McLuhan: ‘The Global Lewis’

McLuhan’s short contribution to the Lewisletter (original series #5, October 1976) is available online at the excellent Wyndham Lewis Society website.

The Global Lewis

Marshall McLuhan has written very kindly of the Lewisletter and suggested as a theme for an issue “Windy at Rugby” — or Lewis’s schoolboy adventures. “He was exceedingly proսd of having been the rare recipient of the sixth licking, i.e. in one day he received six separate lickings. He said that having received the fifth, he suddenly realized he was near immortality, and hastened round to the prefect’s door to smash his tennis ball against it until he qualified for the sixth licking.”

McLuhan has a number of interesting anecdotes of Lewis in America: “Once, when I was recording his voice in St. Louis on a little home recorder, he was amazed to hear his voice: ‘I sound like a bloody Englishman, and thought that I had a good American accent!’ It must have been the first time he had ever heard a recording of his own Voice.”

“My first meeting with Lewis occurred as a result of a letter I received from my mother who had heard him on the Christian Culture Series. His theme was [Georges] Roualt, ‘Painter of Original Sin’.1 Lewis delivered this lecture at the Book Cadillac Hotel in Detroit ー it must have been in 1944.2 Having checked that he was the Wyndham Lewis, the ogre of Bloomsbury, I got on the train with my friend Felix Giovanelli, of the Modern Language Department at St. Louis University. We found Lewis in a basement apartment in the heart of Windsor, and he told is how lucky he had been to find it. He had simply stood on the street, asking passers-by if they knew of any available space for rent. Lewis accepted us at once, with no kind of formality, and we gradually formed the project to bring him to St. Louis where we hoped to find him some painting commissions and some lectures. We were sufficiently successful in this to justify his coming to St. Louis with [his wife] Froanna. One bit of luck occurred when I discovered through a neighbour in St. Louis (Mrs [Martha] Gellhorn, mother-in-law of Ernest Hemingway) that [Joseph] Erlanger, the [1944] Nobel Prize winner in Physics at Washington University in St. Louis, was to have his portrait done. When speaking to Mrs. Gelhorn, I proposed Lewis as a worthy painter to do the Erlanger portrait and she at once phoned Hemingway in Cuba and asked him directly about whether she should commission Lewis for the job. Hemingway promptly said “yes” and gave Lewis an enthusiastic build-up , With the result that Lewis did the painting for $1,500.00. This act of Hemingway’s is not insignificant in view of the rage that he had felt when ‘The Dumb Օx’ essay appeared in Men Without Art.”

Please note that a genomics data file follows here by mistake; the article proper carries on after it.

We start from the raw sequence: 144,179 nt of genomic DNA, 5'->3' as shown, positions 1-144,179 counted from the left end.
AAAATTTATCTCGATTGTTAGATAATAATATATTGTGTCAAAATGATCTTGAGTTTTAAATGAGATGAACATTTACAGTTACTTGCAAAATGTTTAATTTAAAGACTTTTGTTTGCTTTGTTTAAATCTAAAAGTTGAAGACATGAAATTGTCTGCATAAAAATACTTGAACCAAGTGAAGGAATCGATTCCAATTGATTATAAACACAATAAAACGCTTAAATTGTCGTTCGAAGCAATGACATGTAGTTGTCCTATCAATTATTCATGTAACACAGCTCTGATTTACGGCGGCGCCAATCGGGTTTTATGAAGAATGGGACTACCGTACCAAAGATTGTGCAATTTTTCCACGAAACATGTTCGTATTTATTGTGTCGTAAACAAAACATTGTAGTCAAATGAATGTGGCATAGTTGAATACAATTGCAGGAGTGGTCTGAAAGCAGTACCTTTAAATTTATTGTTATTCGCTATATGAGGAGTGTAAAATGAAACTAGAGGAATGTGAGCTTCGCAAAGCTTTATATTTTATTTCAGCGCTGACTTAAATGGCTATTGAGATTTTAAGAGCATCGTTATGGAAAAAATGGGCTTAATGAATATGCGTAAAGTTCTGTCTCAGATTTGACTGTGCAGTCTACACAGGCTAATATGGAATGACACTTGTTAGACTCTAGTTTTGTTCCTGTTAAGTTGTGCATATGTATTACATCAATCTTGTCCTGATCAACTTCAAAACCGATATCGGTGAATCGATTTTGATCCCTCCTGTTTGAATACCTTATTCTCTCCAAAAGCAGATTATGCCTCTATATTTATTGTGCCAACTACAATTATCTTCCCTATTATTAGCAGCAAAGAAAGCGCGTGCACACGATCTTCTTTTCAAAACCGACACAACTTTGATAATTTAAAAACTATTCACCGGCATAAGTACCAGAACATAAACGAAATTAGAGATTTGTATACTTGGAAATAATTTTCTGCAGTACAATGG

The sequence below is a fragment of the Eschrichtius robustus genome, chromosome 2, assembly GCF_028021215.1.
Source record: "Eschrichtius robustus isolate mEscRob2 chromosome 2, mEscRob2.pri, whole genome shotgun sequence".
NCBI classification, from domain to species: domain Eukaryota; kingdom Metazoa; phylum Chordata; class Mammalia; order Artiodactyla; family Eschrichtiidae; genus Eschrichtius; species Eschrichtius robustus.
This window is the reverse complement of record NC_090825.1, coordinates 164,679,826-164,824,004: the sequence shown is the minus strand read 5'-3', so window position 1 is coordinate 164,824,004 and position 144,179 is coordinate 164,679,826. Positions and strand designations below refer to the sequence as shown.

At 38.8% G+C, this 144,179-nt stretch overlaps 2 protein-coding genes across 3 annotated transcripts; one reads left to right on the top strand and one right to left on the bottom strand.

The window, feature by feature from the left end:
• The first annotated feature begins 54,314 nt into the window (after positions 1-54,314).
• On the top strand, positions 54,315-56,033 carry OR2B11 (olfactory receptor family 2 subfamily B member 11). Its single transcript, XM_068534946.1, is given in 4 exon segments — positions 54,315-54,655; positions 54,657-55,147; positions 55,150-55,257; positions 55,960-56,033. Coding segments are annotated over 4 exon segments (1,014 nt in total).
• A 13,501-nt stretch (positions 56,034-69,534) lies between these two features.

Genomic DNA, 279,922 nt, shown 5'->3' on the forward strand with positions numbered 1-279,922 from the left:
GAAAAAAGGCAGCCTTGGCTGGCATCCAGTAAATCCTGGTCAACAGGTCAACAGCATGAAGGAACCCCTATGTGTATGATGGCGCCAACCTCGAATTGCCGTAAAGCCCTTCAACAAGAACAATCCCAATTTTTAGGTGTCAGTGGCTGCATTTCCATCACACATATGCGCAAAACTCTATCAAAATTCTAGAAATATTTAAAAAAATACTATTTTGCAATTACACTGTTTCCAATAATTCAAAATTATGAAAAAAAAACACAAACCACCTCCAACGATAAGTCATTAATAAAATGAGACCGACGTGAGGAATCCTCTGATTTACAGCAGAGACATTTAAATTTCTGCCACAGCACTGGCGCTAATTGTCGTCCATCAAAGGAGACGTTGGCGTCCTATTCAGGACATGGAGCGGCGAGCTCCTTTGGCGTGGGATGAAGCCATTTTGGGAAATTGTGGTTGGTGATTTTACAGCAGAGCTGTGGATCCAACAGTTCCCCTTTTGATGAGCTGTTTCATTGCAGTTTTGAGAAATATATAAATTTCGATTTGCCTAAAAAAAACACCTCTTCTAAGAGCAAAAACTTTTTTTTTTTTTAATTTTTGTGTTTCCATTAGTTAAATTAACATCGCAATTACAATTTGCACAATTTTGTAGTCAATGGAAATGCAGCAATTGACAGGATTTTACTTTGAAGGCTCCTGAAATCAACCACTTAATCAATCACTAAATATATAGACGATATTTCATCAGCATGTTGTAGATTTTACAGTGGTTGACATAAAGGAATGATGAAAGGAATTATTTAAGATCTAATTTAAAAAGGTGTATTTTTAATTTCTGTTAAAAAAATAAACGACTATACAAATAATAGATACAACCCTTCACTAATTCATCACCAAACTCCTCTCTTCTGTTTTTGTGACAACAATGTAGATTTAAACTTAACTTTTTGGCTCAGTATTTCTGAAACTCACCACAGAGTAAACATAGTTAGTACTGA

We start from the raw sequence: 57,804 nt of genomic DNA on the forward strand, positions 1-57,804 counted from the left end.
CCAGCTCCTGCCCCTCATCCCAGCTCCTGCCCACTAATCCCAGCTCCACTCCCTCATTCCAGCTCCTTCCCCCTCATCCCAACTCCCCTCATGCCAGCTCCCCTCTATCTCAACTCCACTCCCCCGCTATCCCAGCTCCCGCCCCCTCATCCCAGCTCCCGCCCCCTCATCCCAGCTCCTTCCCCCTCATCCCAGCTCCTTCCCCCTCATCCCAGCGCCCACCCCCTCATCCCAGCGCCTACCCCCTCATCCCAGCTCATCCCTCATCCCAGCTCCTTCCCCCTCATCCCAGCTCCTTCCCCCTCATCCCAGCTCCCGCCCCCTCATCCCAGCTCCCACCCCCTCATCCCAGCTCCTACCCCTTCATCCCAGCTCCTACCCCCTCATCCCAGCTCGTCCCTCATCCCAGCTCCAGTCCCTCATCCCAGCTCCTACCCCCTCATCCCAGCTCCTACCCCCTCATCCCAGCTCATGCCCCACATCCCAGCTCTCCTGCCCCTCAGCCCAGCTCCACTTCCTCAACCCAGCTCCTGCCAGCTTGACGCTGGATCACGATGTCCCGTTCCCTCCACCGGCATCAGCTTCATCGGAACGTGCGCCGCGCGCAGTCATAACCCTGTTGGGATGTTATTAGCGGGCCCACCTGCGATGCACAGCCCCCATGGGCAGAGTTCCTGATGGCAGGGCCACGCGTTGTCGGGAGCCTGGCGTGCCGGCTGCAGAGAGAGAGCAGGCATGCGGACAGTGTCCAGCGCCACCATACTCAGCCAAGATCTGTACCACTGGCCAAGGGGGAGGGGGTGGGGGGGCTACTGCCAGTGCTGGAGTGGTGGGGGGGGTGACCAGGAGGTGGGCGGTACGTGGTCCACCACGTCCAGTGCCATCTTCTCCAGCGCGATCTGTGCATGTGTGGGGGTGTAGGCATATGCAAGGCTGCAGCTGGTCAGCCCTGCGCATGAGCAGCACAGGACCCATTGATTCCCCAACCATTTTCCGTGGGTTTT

1. In ‘Wyndham Lewis at Windsor‘, Stanley Murphy, the longtime head of the Christian Culture Series, gives the title of the lecture as ‘Religion and the Artist’ (Canadian Literature #35, Winter 1968, p 11).
  2. Murphy gives the date as January 1943. In fact, since McLuhan and Giovanelli first visited Lewis in the summer of 1943, McLuhan’s 1944 date cannot be correct.